Commit 0ff2d6c2 authored by Jay Belanger's avatar Jay Belanger
Browse files

(Rewrite Rules): Improve the example.

(Simplifying Formulas): Explain use of the I and H flags for simplification.
parent 550c8289
2009-08-27 Jay Belanger <jay.p.belanger@gmail.com>
* calc.texi (Rewrite Rules): Improve the example.
(Simplifying Formulas): Explain use of the I and H flags for
simplification.
2009-08-25 Michael Albinus <michael.albinus@gmx.de>
* dbus.texi (Bus names): Add optional parameter TIMEOUT to dbus-ping.
......
......@@ -5287,25 +5287,25 @@ Suppose we want to simplify this trigonometric formula:
@smallexample
@group
1: 1 / cos(x) - sin(x) tan(x)
1: 2 / cos(x)^2 - 2 tan(x)^2
.
' 1/cos(x) - sin(x) tan(x) @key{RET} s 1
' 2/cos(x)^2 - 2tan(x)^2 @key{RET} s 1
@end group
@end smallexample
@noindent
If we were simplifying this by hand, we'd probably replace the
@samp{tan} with a @samp{sin/cos} first, then combine over a common
denominator. There is no Calc command to do the former; the @kbd{a n}
algebra command will do the latter but we'll do both with rewrite
denominator. The @kbd{I a s} command will do the former and the @kbd{a n}
algebra command will do the latter, but we'll do both with rewrite
rules just for practice.
Rewrite rules are written with the @samp{:=} symbol.
@smallexample
@group
1: 1 / cos(x) - sin(x)^2 / cos(x)
1: 2 / cos(x)^2 - 2 sin(x)^2 / cos(x)^2
.
a r tan(a) := sin(a)/cos(a) @key{RET}
......@@ -5335,7 +5335,7 @@ To merge over a common denominator, we can use another simple rule:
@smallexample
@group
1: (1 - sin(x)^2) / cos(x)
1: (2 - 2 sin(x)^2) / cos(x)^2
.
a r a/x + b/x := (a+b)/x @key{RET}
......@@ -5350,13 +5350,13 @@ denominators.
Second, meta-variable names are independent from variables in the
target formula. Notice that the meta-variable @samp{x} here matches
the subformula @samp{cos(x)}; Calc never confuses the two meanings of
the subformula @samp{cos(x)^2}; Calc never confuses the two meanings of
@samp{x}.
And third, rewrite patterns know a little bit about the algebraic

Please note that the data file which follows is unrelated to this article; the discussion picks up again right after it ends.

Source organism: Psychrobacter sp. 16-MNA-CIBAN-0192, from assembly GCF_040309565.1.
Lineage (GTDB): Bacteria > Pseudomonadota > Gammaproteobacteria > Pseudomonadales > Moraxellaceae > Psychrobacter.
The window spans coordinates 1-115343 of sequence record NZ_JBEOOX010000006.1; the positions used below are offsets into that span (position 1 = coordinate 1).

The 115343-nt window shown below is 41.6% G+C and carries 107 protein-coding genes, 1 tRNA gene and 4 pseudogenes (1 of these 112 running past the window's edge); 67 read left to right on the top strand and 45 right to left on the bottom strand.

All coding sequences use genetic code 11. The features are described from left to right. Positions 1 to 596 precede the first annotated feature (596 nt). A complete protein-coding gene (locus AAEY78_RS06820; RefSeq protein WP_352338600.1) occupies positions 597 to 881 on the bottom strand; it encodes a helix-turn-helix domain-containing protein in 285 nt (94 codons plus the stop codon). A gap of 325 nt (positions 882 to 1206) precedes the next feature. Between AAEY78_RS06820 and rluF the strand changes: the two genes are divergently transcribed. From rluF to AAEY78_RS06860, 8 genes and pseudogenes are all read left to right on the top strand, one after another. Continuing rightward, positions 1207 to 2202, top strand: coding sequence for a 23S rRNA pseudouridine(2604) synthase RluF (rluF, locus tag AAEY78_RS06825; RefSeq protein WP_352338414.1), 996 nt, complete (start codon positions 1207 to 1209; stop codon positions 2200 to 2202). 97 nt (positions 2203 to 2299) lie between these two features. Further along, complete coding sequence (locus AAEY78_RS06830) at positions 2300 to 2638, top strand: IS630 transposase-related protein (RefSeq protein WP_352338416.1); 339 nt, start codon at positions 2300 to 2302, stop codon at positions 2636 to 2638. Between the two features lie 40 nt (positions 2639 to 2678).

properties of formulas. The pattern called for a sum of two quotients;
Calc was able to match a difference of two quotients by matching
@samp{a = 1}, @samp{b = -sin(x)^2}, and @samp{x = cos(x)}.
@samp{a = 2}, @samp{b = -2 sin(x)^2}, and @samp{x = cos(x)^2}.
@c [fix-ref Algebraic Properties of Rewrite Rules]
We could just as easily have written @samp{a/x - b/x := (a-b)/x} for
......@@ -5368,15 +5368,15 @@ of Rewrite Rules}, for some examples of this.)
One more rewrite will complete the job. We want to use the identity
@samp{sin(x)^2 + cos(x)^2 = 1}, but of course we must first rearrange
the identity in a way that matches our formula. The obvious rule
would be @samp{@w{1 - sin(x)^2} := cos(x)^2}, but a little thought shows
would be @samp{@w{2 - 2 sin(x)^2} := 2 cos(x)^2}, but a little thought shows
that the rule @samp{sin(x)^2 := 1 - cos(x)^2} will also work. The
latter rule has a more general pattern so it will work in many other
situations, too.
@smallexample
@group
1: (1 + cos(x)^2 - 1) / cos(x) 1: cos(x)
. .
1: (2 + 2 cos(x)^2 - 2) / cos(x)^2 1: 2
. .
a r sin(x)^2 := 1 - cos(x)^2 @key{RET} a s
@end group
......@@ -5397,7 +5397,7 @@ having to retype it.
' a/x + b/x := (a+b)/x @key{RET} s t merge @key{RET}
' sin(x)^2 := 1 - cos(x)^2 @key{RET} s t sinsqr @key{RET}
1: 1 / cos(x) - sin(x) tan(x) 1: cos(x)
1: 2 / cos(x)^2 - 2 tan(x)^2 1: 2
. .
r 1 a r tsc @key{RET} a r merge @key{RET} a r sinsqr @key{RET} a s
......@@ -22294,6 +22294,8 @@ turn the default simplifications off first (with @kbd{m O}).
@noindent
@kindex a s
@kindex I a s
@kindex H a s
@pindex calc-simplify
@tindex simplify
The @kbd{a s} (@code{calc-simplify}) [@code{simplify}] command applies
......@@ -22317,6 +22319,23 @@ and rewrite rules. @xref{Rearranging with Selections}.
simplification occurs automatically. Normally only the ``default
simplifications'' occur.
There are some simplifications that, while sometimes useful, are never
done automatically. For example, the @kbd{I} prefix can be given to
@kbd{a s}; the @kbd{I a s} command will change any trigonometric
function to the appropriate combination of @samp{sin}s and @samp{cos}s
before simplifying. This can be useful in simplifying even mildly
complicated trigonometric expressions. For example, while @kbd{a s}
can reduce @samp{sin(x) csc(x)} to @samp{1}, it will not simplify
@samp{sin(x)^2 csc(x)}. The command @kbd{I a s} can be used to
simplify this latter expression; it will transform @samp{sin(x)^2
csc(x)} into @samp{sin(x)}. However, @kbd{I a s} will also perform some
``simplifications'' which may not be desired; for example, it will
transform @samp{tan(x)^2} into @samp{sin(x)^2 / cos(x)^2}.
Similar to the @kbd{I} prefix, the Hyperbolic prefix @kbd{H} will
replace any hyperbolic functions in the formula with the appropriate
combinations of @samp{sinh}s and @samp{cosh}s before simplifying.
@menu
* Default Simplifications::
* Algebraic Simplifications::
Markdown is supported
0% or .
You are about to add 0 people to the discussion. Proceed with caution.
Finish editing this message first!
Please register or to comment